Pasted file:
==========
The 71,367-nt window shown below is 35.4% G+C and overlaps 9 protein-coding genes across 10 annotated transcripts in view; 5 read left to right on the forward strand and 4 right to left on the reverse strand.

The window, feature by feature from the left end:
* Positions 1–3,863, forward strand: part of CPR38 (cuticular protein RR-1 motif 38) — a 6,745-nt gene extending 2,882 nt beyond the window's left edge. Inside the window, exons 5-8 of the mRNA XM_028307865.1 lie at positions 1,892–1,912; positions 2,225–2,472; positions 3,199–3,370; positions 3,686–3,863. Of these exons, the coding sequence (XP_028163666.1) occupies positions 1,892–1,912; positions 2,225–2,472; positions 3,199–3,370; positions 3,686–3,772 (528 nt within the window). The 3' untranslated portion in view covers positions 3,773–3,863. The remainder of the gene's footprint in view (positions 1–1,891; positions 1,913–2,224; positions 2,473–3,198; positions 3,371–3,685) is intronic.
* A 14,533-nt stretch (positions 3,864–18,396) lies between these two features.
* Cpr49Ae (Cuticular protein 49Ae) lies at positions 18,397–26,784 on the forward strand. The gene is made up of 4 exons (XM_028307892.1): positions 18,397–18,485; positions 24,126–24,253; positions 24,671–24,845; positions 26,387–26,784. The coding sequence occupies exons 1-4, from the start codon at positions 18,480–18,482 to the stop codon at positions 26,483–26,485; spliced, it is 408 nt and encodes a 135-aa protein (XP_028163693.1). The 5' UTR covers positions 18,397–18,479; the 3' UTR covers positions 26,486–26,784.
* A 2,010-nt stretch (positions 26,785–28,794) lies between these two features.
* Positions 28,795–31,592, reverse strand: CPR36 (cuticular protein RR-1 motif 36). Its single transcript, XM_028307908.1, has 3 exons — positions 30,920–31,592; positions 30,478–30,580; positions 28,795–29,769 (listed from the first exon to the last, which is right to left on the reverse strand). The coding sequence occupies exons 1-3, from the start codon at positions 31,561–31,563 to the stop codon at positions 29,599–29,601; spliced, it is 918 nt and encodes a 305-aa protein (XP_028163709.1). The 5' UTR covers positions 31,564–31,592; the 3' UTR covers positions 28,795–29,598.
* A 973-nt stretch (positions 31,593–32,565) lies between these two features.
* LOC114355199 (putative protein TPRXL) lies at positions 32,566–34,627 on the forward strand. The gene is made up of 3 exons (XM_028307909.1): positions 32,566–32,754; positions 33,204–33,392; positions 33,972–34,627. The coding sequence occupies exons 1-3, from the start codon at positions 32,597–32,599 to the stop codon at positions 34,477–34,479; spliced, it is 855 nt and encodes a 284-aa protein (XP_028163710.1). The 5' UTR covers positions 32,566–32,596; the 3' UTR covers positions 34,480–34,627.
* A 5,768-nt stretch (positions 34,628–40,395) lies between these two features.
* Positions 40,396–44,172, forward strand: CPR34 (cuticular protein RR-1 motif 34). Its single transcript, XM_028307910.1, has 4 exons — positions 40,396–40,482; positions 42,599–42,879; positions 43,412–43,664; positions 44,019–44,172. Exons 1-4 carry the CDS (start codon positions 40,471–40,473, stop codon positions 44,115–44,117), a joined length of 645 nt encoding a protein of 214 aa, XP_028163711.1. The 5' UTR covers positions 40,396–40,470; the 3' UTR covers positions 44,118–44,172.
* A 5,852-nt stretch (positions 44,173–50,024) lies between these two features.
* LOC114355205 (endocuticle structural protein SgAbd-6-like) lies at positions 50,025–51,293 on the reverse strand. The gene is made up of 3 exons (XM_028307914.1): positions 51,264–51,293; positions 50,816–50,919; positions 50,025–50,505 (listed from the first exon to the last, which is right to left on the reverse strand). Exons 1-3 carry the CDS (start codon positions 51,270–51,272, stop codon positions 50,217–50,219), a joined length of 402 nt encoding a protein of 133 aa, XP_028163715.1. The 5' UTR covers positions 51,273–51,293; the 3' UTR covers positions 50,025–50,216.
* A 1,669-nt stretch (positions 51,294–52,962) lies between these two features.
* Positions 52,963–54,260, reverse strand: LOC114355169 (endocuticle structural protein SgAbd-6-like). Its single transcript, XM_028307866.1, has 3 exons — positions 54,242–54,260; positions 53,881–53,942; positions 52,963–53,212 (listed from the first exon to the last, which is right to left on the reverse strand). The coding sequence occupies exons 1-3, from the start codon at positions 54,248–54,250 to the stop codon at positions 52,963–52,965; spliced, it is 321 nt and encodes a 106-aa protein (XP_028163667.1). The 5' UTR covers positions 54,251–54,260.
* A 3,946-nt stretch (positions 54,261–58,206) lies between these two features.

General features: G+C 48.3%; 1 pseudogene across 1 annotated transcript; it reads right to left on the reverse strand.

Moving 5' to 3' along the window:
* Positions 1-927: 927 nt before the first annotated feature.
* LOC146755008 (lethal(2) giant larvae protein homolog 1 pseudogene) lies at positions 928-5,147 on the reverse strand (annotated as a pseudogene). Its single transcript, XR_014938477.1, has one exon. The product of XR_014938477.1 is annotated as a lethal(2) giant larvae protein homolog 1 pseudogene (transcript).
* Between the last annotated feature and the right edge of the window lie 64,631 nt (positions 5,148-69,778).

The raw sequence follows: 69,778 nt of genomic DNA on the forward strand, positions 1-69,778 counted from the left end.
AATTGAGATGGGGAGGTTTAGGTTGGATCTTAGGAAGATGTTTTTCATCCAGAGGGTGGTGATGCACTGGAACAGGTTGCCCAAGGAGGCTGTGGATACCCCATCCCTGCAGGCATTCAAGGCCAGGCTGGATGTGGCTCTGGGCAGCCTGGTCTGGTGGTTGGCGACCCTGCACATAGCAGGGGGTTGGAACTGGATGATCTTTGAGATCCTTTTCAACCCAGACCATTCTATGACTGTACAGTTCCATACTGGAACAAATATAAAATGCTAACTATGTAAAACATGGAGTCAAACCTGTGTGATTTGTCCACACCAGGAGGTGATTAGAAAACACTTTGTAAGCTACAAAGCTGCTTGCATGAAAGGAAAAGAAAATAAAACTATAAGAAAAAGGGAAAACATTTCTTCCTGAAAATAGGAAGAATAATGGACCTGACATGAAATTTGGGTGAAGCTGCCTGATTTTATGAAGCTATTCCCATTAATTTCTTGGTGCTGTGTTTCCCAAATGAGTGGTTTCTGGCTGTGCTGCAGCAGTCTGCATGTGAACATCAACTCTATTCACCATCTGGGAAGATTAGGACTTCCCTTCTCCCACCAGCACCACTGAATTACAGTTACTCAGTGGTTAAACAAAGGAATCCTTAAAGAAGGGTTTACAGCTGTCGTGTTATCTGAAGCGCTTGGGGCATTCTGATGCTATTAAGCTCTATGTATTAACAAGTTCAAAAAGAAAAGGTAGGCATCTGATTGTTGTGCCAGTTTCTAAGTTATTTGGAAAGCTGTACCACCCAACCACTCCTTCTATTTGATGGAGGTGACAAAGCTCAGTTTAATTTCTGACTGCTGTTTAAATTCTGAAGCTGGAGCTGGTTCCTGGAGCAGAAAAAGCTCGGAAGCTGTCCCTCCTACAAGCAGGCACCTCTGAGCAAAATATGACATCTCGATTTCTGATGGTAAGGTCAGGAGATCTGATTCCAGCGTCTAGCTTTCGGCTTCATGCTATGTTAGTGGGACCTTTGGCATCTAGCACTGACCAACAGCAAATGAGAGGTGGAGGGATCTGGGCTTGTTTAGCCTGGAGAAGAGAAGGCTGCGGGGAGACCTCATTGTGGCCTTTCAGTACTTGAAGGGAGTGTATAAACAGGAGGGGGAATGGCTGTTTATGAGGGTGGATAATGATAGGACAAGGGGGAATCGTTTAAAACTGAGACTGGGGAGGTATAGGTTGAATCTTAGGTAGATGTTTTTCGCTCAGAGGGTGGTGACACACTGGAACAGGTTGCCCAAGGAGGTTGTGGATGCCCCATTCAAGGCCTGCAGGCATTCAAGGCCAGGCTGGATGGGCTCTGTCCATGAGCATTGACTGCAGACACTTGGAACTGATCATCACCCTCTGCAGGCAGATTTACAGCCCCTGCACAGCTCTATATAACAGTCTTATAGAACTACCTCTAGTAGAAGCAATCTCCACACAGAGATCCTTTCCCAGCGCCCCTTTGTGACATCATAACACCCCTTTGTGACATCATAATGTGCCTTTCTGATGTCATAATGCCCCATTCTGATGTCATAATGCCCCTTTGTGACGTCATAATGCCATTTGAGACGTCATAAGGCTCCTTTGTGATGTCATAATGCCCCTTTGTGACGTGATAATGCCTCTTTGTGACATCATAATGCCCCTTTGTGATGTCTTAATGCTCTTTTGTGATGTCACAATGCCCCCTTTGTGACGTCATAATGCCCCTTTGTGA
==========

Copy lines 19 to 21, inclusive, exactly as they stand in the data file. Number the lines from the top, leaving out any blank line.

* Positions 1-927: 927 nt before the first annotated feature.
* LOC146755008 (lethal(2) giant larvae protein homolog 1 pseudogene) lies at positions 928-5,147 on the reverse strand (annotated as a pseudogene). Its single transcript, XR_014938477.1, has one exon. The product of XR_014938477.1 is annotated as a lethal(2) giant larvae protein homolog 1 pseudogene (transcript).
* Between the last annotated feature and the right edge of the window lie 64,631 nt (positions 5,148-69,778).